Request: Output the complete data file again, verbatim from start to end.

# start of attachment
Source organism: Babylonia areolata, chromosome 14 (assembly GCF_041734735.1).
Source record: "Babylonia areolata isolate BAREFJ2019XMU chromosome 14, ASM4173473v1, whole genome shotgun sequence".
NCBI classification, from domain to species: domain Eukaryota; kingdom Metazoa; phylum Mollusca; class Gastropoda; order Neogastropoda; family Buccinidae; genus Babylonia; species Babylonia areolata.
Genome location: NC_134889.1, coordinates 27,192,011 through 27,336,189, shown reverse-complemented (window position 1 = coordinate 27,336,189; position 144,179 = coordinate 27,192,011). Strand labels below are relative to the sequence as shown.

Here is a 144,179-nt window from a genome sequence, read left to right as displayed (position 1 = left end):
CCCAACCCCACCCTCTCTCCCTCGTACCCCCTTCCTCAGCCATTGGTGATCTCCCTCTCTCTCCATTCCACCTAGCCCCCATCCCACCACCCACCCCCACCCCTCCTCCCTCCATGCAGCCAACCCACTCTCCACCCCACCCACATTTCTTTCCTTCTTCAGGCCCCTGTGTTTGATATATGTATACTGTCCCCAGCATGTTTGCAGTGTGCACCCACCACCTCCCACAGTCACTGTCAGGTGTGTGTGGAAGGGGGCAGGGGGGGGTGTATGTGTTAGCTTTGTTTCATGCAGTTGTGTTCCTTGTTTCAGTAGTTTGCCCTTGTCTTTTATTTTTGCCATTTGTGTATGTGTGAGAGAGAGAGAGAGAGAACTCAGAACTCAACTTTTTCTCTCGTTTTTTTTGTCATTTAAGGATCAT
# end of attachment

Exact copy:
Source organism: Babylonia areolata, chromosome 14 (assembly GCF_041734735.1).
Source record: "Babylonia areolata isolate BAREFJ2019XMU chromosome 14, ASM4173473v1, whole genome shotgun sequence".
NCBI classification, from domain to species: domain Eukaryota; kingdom Metazoa; phylum Mollusca; class Gastropoda; order Neogastropoda; family Buccinidae; genus Babylonia; species Babylonia areolata.
Genome location: NC_134889.1, coordinates 27,192,011 through 27,336,189, shown reverse-complemented (window position 1 = coordinate 27,336,189; position 144,179 = coordinate 27,192,011). Strand labels below are relative to the sequence as shown.

Here is a 144,179-nt window from a genome sequence, read left to right as displayed (position 1 = left end):
CCCAACCCCACCCTCTCTCCCTCGTACCCCCTTCCTCAGCCATTGGTGATCTCCCTCTCTCTCCATTCCACCTAGCCCCCATCCCACCACCCACCCCCACCCCTCCTCCCTCCATGCAGCCAACCCACTCTCCACCCCACCCACATTTCTTTCCTTCTTCAGGCCCCTGTGTTTGATATATGTATACTGTCCCCAGCATGTTTGCAGTGTGCACCCACCACCTCCCACAGTCACTGTCAGGTGTGTGTGGAAGGGGGCAGGGGGGGGTGTATGTGTTAGCTTTGTTTCATGCAGTTGTGTTCCTTGTTTCAGTAGTTTGCCCTTGTCTTTTATTTTTGCCATTTGTGTATGTGTGAGAGAGAGAGAGAGAGAACTCAGAACTCAACTTTTTCTCTCGTTTTTTTTGTCATTTAAGGATCAT